Middle Eastern cultures are defined by trade. The practice of bartering continues to be so deeply entrenched in the lives of many Middle Easterners that it shapes their very culture as well as the way they think. When it comes to government and diplomacy, the shrewdness of leaders from the likes of Iran, Turkey, Saudi Arabia, and Iraq are very much on display.
True to their merchant nature, the Iranians fiercely negotiated the Iranian Nuclear Deal while the US struggled throughout the Iraq War to bargain with Iraq over subsidizing Iraq’s own national security. Although oil-rich Saudi Arabia has been far more liberal with spending and Turkey had devoted itself to building its alliances with NATO members, their aptitude for bartering has also pushed them to pursue counterproductive policies.
In essence, business deals are about maximizing one’s interests while minimizing one’s costs. When a negotiator is able to make a perfect deal, however, it tends to come at the expense of others. As every business owner should fully comprehend, reputation determines the longevity and success of any company. A seller than leaves his customers feeling cheated will eventually lose all of his customers.
A deal that caters to the interests of one, yet thoroughly neglects the interests of all others to the point they cannot, or will not, honor an agreement, is a deal that is sure to be broken.
Technicalities and permissive double-dealing may say Iran is able to do things like test ballistic missiles, but testing the limits of US tolerance and the failure to honor the spirit of the Deal will ensure the Iranian Nuclear Deal collapses.
Many of the problems in the Middle East stem from self-serving, unresponsive governments that undermine each other and their own Peoples by supporting self-destructive policies. As a prime example, state support for terrorist organizations has been a major factor in the creation of threats like al Qaeda and the Islamic State.
OPEC governments for decades have been forced to deal with each other and reach a consensus to serve their broader economic interests, which is becoming true in regards to regional security, but they were also making “side deals” in their support of extremists to perpetuate historic grudges. This kind of “double dealing” did not undermine their OPEC negotiations in the past; however, the consequences now threaten the security and stability of the entire region while the stress of dealing with numerous self-inflicted crises is further enflaming the divisions between nations like Saudi Arabia and Iran.
Meanwhile, violence and instability followed the Arab Spring Revolutions, because governments refused to sacrifice some of their interests to address the interests of their own people. Instead, they opted for violent crackdowns. Just as Iran chose brutal oppression in the 2009 Green Revolution, the Saudis chose to beat down protesters during their Arab Spring Revolution. The heavy-handed approach to dissent may have been effective for these two nations, but the Syrian Civil War demonstrates what will happen when these practices ultimately fail.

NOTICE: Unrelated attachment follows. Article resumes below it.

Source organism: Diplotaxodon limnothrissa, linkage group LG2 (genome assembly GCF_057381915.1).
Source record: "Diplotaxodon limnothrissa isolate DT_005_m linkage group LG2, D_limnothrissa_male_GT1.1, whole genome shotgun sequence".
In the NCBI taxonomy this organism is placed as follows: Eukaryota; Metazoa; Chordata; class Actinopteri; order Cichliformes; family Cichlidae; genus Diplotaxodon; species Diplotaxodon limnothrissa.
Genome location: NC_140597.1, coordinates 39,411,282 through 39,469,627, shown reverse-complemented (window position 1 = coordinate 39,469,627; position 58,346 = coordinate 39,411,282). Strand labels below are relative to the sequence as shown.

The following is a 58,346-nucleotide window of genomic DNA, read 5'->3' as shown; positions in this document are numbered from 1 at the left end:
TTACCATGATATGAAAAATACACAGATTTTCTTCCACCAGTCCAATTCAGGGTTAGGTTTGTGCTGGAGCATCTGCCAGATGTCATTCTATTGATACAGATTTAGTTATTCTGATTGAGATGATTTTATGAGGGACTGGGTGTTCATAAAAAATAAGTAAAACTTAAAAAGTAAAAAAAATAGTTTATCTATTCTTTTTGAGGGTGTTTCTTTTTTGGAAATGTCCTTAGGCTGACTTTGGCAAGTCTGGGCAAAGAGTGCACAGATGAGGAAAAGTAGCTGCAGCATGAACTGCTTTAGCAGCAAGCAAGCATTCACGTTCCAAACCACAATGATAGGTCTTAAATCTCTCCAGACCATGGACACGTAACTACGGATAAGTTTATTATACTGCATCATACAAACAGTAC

Saudi Arabia moved to be somewhat more responsive by affording its People greater representation through “localized democratic institutions,” but cuts to subsidies and a lack of private industry jobs will pressure people to revolt. For Iran, a failure to move forward with reforms and increased political representation will only force dissenters to pursue their interests through destabilizing unrest.
The unfortunate truth is that Iran is dealing with conflicting divisions. Ultimately, the US and the rest of the International Community will have to respond to provocative actions, such as Iran shooting missiles at US vessels; however, the cost of sanctions will likely be the undermining of moderates like President Hassan Rouhani, especially if they are imposed before upcoming elections.
From the perspective of officials like Supreme Leader Ayatollah Ali Khamenei, the obvious solution is to “double deal” by allowing Rouhani to negotiate with the West and defend the Iranian Revolutionary Guard’s undermining behavior by citing technicalities, yet Western interests will only be served if Khamenei chooses to fully support Rouhani efforts and ends the counterproductive policies of his own military. For this reason, it is best to delay the implementation of the Iranian Nuclear Deal until the direction Iran will take is clarified.
Furthermore, Turkish President Recep Tayyip Erdoğan in his legislative pursuit of greater presidential powers is trying to legitimize his suppression of his own People’s interests. In other words, he is abusing the legislative process to validate his efforts to circumvent the Representatives of the Turkish People, particularly when it comes to the persecuted minority that is the Kurds, and disarm dissent.
Through a second round of elections, Erdoğan has already attempted to legitimize the suppression of the Kurds and other dissenting factions. In his double dealings with the US, Russia, Middle East allies, and extremists, Erdoğan, as well as his family and associates, have tried to maximize their interests in terms of power and profit. In doing so, Erdoğan has undermined Turkish democracy, regional security, and the economic interests of his own People while alienating his international partners.
Moreover, the current issues faced by countries like Turkey are the result of leadership trying to get too good of a deal for themselves at the expense of others.
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